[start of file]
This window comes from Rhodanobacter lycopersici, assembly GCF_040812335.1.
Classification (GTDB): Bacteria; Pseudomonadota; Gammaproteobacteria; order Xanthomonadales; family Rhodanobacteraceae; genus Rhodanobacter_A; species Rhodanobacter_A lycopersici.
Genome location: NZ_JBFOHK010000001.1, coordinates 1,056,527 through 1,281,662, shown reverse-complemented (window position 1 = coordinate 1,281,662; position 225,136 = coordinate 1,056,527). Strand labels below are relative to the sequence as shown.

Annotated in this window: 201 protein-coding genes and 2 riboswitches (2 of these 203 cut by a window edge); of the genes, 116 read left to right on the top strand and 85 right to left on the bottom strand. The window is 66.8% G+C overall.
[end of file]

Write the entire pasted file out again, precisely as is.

This window comes from Rhodanobacter lycopersici, assembly GCF_040812335.1.
Classification (GTDB): Bacteria; Pseudomonadota; Gammaproteobacteria; order Xanthomonadales; family Rhodanobacteraceae; genus Rhodanobacter_A; species Rhodanobacter_A lycopersici.
Genome location: NZ_JBFOHK010000001.1, coordinates 1,056,527 through 1,281,662, shown reverse-complemented (window position 1 = coordinate 1,281,662; position 225,136 = coordinate 1,056,527). Strand labels below are relative to the sequence as shown.

Annotated in this window: 201 protein-coding genes and 2 riboswitches (2 of these 203 cut by a window edge); of the genes, 116 read left to right on the top strand and 85 right to left on the bottom strand. The window is 66.8% G+C overall.